I get annoyed every time I hear a talk­ing head refer to plans to “insure” every­one. That isn’t what we need! Plen­ty of peo­ple have health insur­ance and still don’t get the actu­al health care they need because they can’t afford the co-pays, or the insur­er won’t cov­er a par­tic­u­lar drug or ther­a­py, or there are pre-exist­ing con­di­tion prob­lems, or…

We need health care. Not divid­ed up by age (this for kids, that for seniors, some­thing else for work­ing age peo­ple, oh, right, the dis­abled here) by uni­ver­sal car, the same care for every­one, for the whole body, cra­dle to grave. (Who ever decid­ed that eyes and teeth should be sep­a­rat­ed out, any­way? That’s stu­pid.)

I read an art­cle about San Francisco’s health pro­gram last week–if I can find a link I’ll add it lat­er. It does just what I described, from what that arti­cle says. I don’t know how much it costs to join, but appar­ent­ly there’s a lot of out­reach to peo­ple who are oth­er­wise unin­sured. There are no pre-exist­ing con­di­tions.

Does any­one know of pro­grams like San Francisco’s else­where in the U.S.?

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Shouldn’t Be This Tired

The girl had an appoint­ment at the doctor’s office today, then we had to go to Children’s Health­care of Atlanta to have an EKG and lab work done–just part of the nor­mal mon­i­tor­ing for some of her meds. And that’s all we did today, oth­er than try­ing to pick up my meds (which weren’t ready) and pop­ping by the mail­box.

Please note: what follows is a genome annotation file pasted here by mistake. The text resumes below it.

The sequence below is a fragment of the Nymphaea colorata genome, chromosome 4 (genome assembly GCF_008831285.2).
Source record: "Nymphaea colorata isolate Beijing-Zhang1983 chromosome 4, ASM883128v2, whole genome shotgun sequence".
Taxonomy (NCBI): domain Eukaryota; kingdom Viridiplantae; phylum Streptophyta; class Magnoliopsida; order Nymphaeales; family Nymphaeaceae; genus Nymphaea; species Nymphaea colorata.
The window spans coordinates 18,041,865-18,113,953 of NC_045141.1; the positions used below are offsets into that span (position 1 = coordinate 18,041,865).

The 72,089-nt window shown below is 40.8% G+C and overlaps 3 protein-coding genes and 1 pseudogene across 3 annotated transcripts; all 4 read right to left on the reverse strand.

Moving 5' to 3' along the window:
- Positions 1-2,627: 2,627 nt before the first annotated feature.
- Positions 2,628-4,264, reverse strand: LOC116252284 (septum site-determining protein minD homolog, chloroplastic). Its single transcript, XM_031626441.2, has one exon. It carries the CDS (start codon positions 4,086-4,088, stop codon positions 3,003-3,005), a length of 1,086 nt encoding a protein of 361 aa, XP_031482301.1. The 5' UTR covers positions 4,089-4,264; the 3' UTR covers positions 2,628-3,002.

So why did I col­lapse by the time we got home, and why do I still have a damned fever?

It’s ridicu­lous­ly frus­trat­ing to be exhaust­ed from fair­ly non-task­ing errands like that. This kind of thing is why, no, I can’t work, at all, out­side the home. It’s why I couldn’t man­age “nor­mal” col­lege class­es.

My SS claim is still in process. They told me last year that I should have a hear­ing sched­uled around March 2008. When I called back in March, I was told to expect to hear some­thing in 90 days or so. Now they’re say­ing maybe next year some­time! So I wasn’t sur­prised to read that Geor­gia has the worst back­logs in the nation right now, aver­ag­ing 30 months from the time of the sec­ond denial before an admin­is­tra­tive law judge hear­ing is sched­uled, accord­ing to the SSA rep­re­sen­ta­tive with whom I spoke today. And they’re deny­ing more and more peo­ple at the ini­tial fil­ing and first appeal, too, just to try to get rid of us.